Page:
HR Alert

Virginia: New Data Breach Notification Requirement for Employers and Payroll Service Providers

Law Concerns Breach of State Income Tax Data

A new law in Virginia, effective July 1, 2017, creates a new notification requirement for employers and payroll service providers in the event of a data breach related to certain state income tax data.

Background
Existing state law requires that an individual or entity that owns, maintains, or possesses personal information of Virginia residents, and who has a reasonable belief that such personal information was accessed or acquired by an unauthorized individual or entity, must report the unauthorized breach to the Office of the Virginia Attorney General, and also must provide notification to each affected Virginia resident.

Click here for more information, including the specific notification requirements.

New Notification Requirement
Any employer or payroll service provider that owns or licenses computerized data relating to income tax withheld under state law must notify the Office of the Attorney General (without unreasonable delay) after the discovery or notification of unauthorized access and acquisition of unencrypted and un-redacted computerized data containing a taxpayer identification number (in combination with the income tax withheld for that taxpayer) that:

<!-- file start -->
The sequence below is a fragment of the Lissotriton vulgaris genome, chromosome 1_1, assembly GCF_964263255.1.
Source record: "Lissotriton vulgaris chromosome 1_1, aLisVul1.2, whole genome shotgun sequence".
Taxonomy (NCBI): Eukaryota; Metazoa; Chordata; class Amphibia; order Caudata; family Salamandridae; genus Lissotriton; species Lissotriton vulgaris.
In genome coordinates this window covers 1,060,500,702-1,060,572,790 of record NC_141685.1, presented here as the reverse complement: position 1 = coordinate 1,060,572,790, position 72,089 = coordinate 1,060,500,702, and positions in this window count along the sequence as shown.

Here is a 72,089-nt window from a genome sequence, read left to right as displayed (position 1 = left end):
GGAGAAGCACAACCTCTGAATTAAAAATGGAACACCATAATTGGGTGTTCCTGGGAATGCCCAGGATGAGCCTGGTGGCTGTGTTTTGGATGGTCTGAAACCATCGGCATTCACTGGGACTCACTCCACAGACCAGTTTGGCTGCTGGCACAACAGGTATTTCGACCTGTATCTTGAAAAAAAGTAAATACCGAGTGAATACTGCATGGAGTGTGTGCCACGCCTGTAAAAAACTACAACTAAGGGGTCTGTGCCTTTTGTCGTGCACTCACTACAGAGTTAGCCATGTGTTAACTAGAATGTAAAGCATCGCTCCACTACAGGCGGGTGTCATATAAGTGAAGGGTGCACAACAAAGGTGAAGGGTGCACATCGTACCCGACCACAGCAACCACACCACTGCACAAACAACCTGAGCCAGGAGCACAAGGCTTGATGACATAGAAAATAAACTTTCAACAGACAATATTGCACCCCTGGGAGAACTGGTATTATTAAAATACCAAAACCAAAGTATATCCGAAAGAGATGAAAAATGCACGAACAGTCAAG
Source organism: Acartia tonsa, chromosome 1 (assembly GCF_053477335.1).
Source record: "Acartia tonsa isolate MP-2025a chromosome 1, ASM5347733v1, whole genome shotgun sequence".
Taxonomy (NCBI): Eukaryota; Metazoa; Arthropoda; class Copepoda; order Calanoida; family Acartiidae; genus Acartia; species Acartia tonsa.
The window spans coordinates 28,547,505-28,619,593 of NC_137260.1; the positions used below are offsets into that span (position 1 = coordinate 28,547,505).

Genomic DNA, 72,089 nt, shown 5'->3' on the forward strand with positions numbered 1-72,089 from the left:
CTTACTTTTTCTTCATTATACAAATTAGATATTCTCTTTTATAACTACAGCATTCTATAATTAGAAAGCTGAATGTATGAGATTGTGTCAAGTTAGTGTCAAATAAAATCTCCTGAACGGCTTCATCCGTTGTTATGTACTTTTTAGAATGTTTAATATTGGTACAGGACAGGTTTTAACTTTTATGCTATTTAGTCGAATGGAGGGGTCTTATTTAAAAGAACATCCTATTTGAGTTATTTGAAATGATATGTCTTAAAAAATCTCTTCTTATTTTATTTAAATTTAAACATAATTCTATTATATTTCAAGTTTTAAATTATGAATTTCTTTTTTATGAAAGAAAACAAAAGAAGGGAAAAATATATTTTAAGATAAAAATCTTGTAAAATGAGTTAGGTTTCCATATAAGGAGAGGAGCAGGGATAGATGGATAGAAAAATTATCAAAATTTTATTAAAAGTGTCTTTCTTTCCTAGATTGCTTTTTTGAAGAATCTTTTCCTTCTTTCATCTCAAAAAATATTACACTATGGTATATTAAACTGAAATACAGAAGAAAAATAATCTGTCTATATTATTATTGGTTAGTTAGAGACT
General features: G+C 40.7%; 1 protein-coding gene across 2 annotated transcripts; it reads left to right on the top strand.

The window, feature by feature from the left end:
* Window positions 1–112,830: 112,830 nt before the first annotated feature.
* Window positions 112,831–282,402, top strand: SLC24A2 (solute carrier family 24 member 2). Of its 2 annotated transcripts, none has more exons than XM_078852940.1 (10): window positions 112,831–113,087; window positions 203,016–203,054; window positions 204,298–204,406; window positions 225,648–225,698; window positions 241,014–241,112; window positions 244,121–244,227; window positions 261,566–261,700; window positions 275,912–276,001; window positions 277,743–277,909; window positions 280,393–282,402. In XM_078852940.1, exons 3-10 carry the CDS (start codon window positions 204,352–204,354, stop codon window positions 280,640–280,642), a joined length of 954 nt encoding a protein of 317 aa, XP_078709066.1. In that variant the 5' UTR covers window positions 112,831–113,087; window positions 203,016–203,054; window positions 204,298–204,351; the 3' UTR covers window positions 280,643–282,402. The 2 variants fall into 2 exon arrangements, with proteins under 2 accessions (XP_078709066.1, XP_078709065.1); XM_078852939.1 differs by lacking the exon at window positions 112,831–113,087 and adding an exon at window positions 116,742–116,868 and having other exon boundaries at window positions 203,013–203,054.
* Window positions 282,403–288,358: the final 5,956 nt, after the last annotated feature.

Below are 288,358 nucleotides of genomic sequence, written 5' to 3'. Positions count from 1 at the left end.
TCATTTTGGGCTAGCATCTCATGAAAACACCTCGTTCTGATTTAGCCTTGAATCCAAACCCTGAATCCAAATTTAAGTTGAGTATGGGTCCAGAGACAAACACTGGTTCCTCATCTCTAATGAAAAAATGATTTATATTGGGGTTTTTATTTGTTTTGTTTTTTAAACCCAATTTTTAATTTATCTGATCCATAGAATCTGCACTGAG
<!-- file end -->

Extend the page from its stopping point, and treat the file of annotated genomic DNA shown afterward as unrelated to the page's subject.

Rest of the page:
• Compromises the confidentiality of such data; and
  • Creates a reasonable belief that an unencrypted and un-redacted version of such information was accessed and acquired by an unauthorized person; and
  • Causes (or the employer or payroll provider reasonably believes has caused or will cause) identity theft or other fraud.

Note: With respect to employers, this provision regarding income tax data applies only to information regarding the employer's employees, and does not apply to information regarding the employer's customers or other non-employees. However, as described above, employers may have reporting obligations regarding the breach of certain personal information.

Affected employers or payroll service providers must provide the Office of the Attorney General with the name and federal employer identification number of the employer (as defined in the state tax code) that may be affected by the compromise in confidentiality.

Click here to read the text of the law.


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